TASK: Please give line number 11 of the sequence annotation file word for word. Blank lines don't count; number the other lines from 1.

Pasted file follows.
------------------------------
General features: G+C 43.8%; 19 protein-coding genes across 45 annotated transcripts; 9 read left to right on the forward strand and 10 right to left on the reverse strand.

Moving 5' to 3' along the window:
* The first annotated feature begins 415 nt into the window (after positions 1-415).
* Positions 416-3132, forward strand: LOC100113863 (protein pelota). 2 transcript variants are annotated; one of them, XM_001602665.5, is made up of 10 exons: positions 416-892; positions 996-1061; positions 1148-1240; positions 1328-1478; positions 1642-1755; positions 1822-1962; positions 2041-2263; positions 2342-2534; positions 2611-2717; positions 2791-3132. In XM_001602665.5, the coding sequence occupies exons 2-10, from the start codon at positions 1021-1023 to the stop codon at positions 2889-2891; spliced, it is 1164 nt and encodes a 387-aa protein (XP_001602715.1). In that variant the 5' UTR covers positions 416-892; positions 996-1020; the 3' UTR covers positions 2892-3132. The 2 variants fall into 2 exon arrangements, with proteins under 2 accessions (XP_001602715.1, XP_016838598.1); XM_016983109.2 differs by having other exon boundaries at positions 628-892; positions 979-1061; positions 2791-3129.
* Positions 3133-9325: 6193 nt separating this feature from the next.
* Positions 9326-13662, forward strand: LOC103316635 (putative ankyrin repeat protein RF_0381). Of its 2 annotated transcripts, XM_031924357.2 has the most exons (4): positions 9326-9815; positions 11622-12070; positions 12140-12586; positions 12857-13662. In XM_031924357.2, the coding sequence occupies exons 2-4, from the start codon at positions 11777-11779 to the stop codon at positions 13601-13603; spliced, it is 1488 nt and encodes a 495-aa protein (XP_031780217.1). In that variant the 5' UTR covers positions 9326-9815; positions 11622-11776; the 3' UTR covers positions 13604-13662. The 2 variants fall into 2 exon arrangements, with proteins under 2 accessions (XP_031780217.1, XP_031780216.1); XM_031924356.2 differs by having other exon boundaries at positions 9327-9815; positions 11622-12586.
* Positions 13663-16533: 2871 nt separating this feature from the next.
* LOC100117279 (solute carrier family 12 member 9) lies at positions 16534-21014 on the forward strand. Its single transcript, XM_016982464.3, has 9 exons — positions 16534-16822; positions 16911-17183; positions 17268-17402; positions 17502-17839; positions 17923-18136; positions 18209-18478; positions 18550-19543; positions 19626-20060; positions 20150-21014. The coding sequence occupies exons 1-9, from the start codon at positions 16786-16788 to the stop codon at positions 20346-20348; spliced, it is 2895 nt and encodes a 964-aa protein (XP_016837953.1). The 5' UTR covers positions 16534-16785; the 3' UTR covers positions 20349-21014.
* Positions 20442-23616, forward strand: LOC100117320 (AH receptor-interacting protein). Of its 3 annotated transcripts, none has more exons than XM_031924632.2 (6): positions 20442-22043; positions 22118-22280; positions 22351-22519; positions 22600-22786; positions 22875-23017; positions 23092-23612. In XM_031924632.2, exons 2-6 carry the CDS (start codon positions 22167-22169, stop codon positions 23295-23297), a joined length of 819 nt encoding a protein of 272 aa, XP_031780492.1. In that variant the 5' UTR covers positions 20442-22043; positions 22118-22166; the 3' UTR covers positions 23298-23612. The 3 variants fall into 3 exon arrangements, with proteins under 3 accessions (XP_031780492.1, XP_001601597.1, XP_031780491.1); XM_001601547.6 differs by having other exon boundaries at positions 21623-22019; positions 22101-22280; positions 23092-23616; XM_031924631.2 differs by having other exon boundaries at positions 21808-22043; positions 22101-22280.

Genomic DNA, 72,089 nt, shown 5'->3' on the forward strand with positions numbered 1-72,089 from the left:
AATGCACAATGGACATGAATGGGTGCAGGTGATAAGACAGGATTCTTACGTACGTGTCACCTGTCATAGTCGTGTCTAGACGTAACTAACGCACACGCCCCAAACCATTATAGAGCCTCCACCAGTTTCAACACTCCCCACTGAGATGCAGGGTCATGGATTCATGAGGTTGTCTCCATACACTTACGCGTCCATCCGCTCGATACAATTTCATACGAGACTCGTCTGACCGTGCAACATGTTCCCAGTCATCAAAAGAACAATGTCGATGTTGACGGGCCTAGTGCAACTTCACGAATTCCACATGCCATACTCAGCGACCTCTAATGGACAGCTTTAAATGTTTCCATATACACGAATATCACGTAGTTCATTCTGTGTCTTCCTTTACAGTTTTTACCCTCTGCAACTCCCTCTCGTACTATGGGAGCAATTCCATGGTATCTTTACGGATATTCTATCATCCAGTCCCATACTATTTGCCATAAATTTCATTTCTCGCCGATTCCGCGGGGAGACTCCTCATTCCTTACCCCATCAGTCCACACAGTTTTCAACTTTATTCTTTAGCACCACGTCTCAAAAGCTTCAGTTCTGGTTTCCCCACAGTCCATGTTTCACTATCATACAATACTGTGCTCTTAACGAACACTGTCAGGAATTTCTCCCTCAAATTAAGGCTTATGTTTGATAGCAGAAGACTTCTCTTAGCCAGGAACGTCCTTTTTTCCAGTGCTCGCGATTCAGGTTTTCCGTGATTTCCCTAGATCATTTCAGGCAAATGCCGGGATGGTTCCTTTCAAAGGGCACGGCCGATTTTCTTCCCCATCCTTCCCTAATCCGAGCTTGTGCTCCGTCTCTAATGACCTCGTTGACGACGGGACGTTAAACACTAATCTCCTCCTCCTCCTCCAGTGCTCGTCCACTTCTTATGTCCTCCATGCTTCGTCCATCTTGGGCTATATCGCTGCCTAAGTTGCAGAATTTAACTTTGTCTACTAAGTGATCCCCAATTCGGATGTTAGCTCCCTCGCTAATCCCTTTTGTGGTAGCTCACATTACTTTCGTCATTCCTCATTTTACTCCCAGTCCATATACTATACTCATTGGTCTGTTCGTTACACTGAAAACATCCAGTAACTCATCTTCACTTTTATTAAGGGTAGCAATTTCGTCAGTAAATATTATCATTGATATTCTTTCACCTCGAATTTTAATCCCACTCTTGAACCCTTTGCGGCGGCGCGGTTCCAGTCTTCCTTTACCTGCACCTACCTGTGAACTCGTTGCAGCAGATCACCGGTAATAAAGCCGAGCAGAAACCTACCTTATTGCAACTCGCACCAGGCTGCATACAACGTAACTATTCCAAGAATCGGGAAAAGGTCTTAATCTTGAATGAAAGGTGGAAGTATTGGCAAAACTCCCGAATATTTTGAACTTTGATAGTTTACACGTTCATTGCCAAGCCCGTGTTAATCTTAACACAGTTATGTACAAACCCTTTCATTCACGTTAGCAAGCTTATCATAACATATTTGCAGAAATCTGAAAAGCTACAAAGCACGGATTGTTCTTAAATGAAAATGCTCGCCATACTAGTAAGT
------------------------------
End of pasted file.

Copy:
AATGCACAATGGACATGAATGGGTGCAGGTGATAAGACAGGATTCTTACGTACGTGTCACCTGTCATAGTCGTGTCTAGACGTAACTAACGCACACGCCCCAAACCATTATAGAGCCTCCACCAGTTTCAACACTCCCCACTGAGATGCAGGGTCATGGATTCATGAGGTTGTCTCCATACACTTACGCGTCCATCCGCTCGATACAATTTCATACGAGACTCGTCTGACCGTGCAACATGTTCCCAGTCATCAAAAGAACAATGTCGATGTTGACGGGCCTAGTGCAACTTCACGAATTCCACATGCCATACTCAGCGACCTCTAATGGACAGCTTTAAATGTTTCCATATACACGAATATCACGTAGTTCATTCTGTGTCTTCCTTTACAGTTTTTACCCTCTGCAACTCCCTCTCGTACTATGGGAGCAATTCCATGGTATCTTTACGGATATTCTATCATCCAGTCCCATACTATTTGCCATAAATTTCATTTCTCGCCGATTCCGCGGGGAGACTCCTCATTCCTTACCCCATCAGTCCACACAGTTTTCAACTTTATTCTTTAGCACCACGTCTCAAAAGCTTCAGTTCTGGTTTCCCCACAGTCCATGTTTCACTATCATACAATACTGTGCTCTTAACGAACACTGTCAGGAATTTCTCCCTCAAATTAAGGCTTATGTTTGATAGCAGAAGACTTCTCTTAGCCAGGAACGTCCTTTTTTCCAGTGCTCGCGATTCAGGTTTTCCGTGATTTCCCTAGATCATTTCAGGCAAATGCCGGGATGGTTCCTTTCAAAGGGCACGGCCGATTTTCTTCCCCATCCTTCCCTAATCCGAGCTTGTGCTCCGTCTCTAATGACCTCGTTGACGACGGGACGTTAAACACTAATCTCCTCCTCCTCCTCCAGTGCTCGTCCACTTCTTATGTCCTCCATGCTTCGTCCATCTTGGGCTATATCGCTGCCTAAGTTGCAGAATTTAACTTTGTCTACTAAGTGATCCCCAATTCGGATGTTAGCTCCCTCGCTAATCCCTTTTGTGGTAGCTCACATTACTTTCGTCATTCCTCATTTTACTCCCAGTCCATATACTATACTCATTGGTCTGTTCGTTACACTGAAAACATCCAGTAACTCATCTTCACTTTTATTAAGGGTAGCAATTTCGTCAGTAAATATTATCATTGATATTCTTTCACCTCGAATTTTAATCCCACTCTTGAACCCTTTGCGGCGGCGCGGTTCCAGTCTTCCTTTACCTGCACCTACCTGTGAACTCGTTGCAGCAGATCACCGGTAATAAAGCCGAGCAGAAACCTACCTTATTGCAACTCGCACCAGGCTGCATACAACGTAACTATTCCAAGAATCGGGAAAAGGTCTTAATCTTGAATGAAAGGTGGAAGTATTGGCAAAACTCCCGAATATTTTGAACTTTGATAGTTTACACGTTCATTGCCAAGCCCGTGTTAATCTTAACACAGTTATGTACAAACCCTTTCATTCACGTTAGCAAGCTTATCATAACATATTTGCAGAAATCTGAAAAGCTACAAAGCACGGATTGTTCTTAAATGAAAATGCTCGCCATACTAGTAAGT